The CEO of Southeast Asia's largest bank says he's worried the US-China trade war will dent market psychology

  • The uncertainties surrounding the U.S.-China trade tensions have resulted in "animal spirits" coming off, said Piyush Gupta, chief executive of DBS Group Holdings.
  • The Singapore lender on Thursday reported second-quarter net profit that missed analyst expectations due to weaker trading income.

Trade tensions between the U.S. and China have hit business and consumer confidence — and that's a bigger challenge to overcome right now compared to any economic damage inflicted by new tariffs, according to the chief executive of Southeast Asia's largest bank.

"The bigger challenge is really the psychological challenge," Piyush Gupta, CEO of DBS Group Holdings, told CNBC's Martin Soong on Thursday.

"The fact that people are more uncertain about where this is going creates a degree of lower confidence and that results — whether it's the credit spreads or the stock market — in animal spirits in the region coming off," he added.

"Animal spirits" is a term coined by economist John Maynard Keynes to describe confidence driven by human emotions.

The banking business, including that of DBS, relies to some extent on confidence to do well, Gupta said. He added that "unfortunately, there's not too much you can do about that and so you have to go with the cycle on that one."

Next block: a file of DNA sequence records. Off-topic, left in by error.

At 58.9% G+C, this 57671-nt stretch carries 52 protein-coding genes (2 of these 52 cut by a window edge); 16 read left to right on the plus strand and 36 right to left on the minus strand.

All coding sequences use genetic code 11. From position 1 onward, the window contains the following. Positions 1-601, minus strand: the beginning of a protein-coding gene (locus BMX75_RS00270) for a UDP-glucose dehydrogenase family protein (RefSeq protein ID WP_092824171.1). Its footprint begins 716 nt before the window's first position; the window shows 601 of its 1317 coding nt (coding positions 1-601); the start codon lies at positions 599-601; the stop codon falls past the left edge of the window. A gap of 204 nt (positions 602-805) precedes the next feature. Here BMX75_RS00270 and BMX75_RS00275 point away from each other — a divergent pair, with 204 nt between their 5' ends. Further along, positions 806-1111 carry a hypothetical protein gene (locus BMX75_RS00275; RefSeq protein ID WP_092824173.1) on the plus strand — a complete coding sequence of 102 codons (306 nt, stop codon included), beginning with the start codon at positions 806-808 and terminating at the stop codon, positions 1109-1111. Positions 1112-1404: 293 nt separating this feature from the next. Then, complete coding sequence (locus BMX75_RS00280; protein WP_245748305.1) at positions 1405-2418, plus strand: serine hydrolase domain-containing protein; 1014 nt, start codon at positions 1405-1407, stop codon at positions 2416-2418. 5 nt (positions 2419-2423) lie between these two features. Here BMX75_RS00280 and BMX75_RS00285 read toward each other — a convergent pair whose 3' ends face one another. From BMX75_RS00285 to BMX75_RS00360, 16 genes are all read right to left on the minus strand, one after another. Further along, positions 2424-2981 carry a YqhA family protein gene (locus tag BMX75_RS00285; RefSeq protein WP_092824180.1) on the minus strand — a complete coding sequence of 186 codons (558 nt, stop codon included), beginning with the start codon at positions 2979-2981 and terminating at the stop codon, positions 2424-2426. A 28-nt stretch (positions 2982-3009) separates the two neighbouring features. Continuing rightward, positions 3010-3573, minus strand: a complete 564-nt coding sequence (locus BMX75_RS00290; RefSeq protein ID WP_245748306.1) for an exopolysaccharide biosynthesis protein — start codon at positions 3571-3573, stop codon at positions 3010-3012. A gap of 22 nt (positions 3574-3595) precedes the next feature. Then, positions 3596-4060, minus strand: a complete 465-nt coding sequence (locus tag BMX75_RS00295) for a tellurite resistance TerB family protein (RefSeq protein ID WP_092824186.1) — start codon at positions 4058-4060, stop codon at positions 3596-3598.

The Singapore-based lender on Thursday reported its second-quarter net profit that missed analyst expectations due to weaker trading income.

DBS said its net profit rose 20 percent year-over-year to 1.37 billion Singapore dollars ($1 billion) in the three months to June. That was short of a Reuters estimate of 1.47 billion Singapore dollars.

Shares of DBS traded almost 3 percent lower after the release of the earnings report. The bank is a heavyweight on the local benchmark Straits Times Index, which declined by 1.45 percent on Thursday.

Gupta, however, said the bank's underlying business is still strong — a point shared by many analysts, including those from J.P. Morgan and PhillipCapital.

"I think what investors need to focus on is that our shortfall was really focused in the trading area ... That really is a function of the credit spreads widening in Asia, of a very flat yield curve and equity markets coming off very sharply in this quarter," said Gupta.

"The good news is underlying business momentum in our institutional businesses, the corporate banking business, consumer business, wealth business, all are extremely solid," he added.

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